All of us have read or have heard the beautiful verses from St. Paul’s First Letter to the Corinthians that we read today. This reading is frequently used at weddings or at anniversary celebrations. Even movie makers have used these words. One of the most stirring was in the final scene from the 1968 film entitled “The Shoes of the Fisherman.” As a newly elected pope is crowned with the triple tiara, he stands before the throng, removes the crown and recites St. Paul’s immortal words as he promises to feed the hungry and starving people of the world. I confess; it’s one of my all-time favorite movies.
This is a call to love: to love deeply, to love always; to fully embrace God’s promise that nothing we have, nothing we do, is greater than love. It is inspirational. Aspirational. Absolutely beautiful. We must also admit that it is seemingly impossible! What is it about the human condition that keeps us from expressing and experiencing love in the way that God intended? How is it that this gift is so misunderstood, ill-used, and squandered?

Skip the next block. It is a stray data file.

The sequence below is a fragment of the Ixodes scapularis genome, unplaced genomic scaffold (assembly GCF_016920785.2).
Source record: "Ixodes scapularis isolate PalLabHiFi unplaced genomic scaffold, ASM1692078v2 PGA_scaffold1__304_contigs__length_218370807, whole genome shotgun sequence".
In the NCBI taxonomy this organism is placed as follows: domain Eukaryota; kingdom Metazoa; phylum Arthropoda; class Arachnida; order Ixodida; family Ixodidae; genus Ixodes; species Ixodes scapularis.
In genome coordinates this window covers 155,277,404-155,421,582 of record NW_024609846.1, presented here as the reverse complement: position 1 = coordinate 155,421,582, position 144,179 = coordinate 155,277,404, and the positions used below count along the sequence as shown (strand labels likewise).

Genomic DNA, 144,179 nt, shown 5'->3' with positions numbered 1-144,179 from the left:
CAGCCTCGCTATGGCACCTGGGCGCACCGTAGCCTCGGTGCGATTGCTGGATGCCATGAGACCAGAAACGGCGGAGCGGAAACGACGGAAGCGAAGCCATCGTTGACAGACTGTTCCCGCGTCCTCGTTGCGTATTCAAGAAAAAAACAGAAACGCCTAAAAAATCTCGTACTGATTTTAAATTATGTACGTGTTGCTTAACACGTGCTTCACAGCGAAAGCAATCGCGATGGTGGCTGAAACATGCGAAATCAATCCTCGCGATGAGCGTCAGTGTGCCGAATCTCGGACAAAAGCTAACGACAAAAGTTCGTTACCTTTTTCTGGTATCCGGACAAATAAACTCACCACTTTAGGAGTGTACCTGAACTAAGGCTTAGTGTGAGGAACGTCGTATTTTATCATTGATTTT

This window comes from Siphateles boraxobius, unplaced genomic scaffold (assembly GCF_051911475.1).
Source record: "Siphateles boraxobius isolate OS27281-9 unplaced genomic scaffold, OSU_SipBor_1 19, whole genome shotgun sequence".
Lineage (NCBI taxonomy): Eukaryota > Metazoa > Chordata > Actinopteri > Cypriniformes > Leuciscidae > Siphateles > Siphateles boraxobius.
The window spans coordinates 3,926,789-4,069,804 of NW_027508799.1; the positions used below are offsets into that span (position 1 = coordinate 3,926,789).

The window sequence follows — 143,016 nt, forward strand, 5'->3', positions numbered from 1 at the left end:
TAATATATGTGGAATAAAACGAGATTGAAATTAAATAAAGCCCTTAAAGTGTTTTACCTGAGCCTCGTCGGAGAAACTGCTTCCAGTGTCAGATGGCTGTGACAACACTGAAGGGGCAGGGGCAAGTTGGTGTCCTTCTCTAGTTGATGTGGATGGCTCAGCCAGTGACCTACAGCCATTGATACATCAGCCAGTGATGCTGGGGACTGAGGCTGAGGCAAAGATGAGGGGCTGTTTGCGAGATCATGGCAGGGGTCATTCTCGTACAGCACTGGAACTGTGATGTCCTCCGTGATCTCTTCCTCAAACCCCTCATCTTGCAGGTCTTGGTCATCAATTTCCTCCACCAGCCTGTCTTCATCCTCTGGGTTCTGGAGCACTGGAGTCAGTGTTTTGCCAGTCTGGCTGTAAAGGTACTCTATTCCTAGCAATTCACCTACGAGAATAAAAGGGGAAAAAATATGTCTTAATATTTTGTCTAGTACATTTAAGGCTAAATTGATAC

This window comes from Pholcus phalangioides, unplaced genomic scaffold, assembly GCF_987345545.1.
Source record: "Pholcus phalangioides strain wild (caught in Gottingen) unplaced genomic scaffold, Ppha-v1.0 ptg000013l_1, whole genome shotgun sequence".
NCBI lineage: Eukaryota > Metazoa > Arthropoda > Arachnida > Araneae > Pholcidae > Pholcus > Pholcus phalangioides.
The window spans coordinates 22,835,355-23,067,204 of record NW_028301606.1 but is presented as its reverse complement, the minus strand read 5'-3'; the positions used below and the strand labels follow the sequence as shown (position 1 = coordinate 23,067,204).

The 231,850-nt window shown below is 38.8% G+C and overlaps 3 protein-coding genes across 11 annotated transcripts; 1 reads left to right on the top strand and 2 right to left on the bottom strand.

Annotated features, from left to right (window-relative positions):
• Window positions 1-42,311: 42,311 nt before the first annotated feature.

Part of the answer to that question is found in today’s Gospel reading. Jesus points out that we are so quick to find fault with one another, to accuse and point fingers at ‘the other’, to refuse to listen with an open heart to find understanding. Jesus, in saying that “wisdom is vindicated by all her children” was calling his people, was calling us, to avoid such quick, child-like judgment or, in St. Paul’s words, to “put aside such childish things,” but rather to exercise the wisdom that results from reflection, understanding, perspective, time, patience, and yes, love.
The love of which we read in today’s first reading is virtually impossible. However, let us never stop trying to measure up to this aspirational account from St. Paul.
Fr. Lawrence Jagdfeld, O.F.M., Administrator